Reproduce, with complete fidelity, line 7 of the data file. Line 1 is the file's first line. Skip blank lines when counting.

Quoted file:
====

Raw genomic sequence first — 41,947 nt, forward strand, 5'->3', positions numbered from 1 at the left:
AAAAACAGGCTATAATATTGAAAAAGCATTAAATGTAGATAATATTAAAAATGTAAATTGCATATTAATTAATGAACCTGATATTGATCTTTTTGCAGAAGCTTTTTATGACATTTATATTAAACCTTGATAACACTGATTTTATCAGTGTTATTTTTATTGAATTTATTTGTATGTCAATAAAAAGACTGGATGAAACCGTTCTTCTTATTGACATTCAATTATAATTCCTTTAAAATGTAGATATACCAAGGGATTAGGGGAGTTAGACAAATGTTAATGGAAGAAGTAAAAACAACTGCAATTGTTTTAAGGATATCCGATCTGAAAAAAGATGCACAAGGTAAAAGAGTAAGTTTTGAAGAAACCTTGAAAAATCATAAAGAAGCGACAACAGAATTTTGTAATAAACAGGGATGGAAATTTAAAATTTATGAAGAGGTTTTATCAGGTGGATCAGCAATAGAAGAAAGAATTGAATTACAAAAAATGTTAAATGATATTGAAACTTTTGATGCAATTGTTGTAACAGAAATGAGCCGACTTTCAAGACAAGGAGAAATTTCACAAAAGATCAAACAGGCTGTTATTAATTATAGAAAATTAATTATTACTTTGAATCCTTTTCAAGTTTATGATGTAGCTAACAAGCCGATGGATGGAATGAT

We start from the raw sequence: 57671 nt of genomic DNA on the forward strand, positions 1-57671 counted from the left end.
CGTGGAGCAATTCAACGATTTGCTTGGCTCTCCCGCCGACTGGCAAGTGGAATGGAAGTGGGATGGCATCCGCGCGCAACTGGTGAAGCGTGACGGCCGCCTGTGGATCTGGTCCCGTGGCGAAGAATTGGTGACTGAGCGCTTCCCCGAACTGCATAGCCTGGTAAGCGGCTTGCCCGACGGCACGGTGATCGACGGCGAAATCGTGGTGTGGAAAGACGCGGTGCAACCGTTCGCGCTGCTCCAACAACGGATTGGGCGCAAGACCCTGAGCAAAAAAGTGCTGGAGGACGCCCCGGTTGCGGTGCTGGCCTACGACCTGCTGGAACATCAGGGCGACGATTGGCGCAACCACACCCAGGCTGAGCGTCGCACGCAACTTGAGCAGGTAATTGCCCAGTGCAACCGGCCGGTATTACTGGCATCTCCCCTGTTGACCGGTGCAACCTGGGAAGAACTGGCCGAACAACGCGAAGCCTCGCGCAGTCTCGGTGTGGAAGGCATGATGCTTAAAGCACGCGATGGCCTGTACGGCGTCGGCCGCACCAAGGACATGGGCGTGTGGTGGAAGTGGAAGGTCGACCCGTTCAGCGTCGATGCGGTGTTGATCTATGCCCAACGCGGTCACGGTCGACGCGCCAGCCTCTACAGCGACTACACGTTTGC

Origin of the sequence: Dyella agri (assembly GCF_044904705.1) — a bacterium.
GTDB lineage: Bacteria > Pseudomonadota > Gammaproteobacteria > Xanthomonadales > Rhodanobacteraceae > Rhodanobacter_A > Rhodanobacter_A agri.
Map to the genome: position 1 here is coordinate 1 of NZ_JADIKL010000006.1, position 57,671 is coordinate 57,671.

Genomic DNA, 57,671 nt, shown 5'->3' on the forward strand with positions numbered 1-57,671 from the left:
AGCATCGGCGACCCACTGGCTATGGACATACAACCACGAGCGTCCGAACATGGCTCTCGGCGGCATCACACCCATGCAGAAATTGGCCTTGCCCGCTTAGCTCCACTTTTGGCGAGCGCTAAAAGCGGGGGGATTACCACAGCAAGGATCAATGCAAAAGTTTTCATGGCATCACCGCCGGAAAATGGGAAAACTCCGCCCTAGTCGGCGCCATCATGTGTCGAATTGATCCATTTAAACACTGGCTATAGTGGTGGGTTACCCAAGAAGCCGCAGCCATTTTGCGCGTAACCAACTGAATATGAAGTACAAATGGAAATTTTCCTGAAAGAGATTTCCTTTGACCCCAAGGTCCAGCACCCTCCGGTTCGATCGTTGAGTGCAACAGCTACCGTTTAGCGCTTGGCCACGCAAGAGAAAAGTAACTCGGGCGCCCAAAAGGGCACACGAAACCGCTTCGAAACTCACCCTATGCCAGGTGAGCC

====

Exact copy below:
Map to the genome: position 1 here is coordinate 1 of NZ_JADIKL010000006.1, position 57,671 is coordinate 57,671.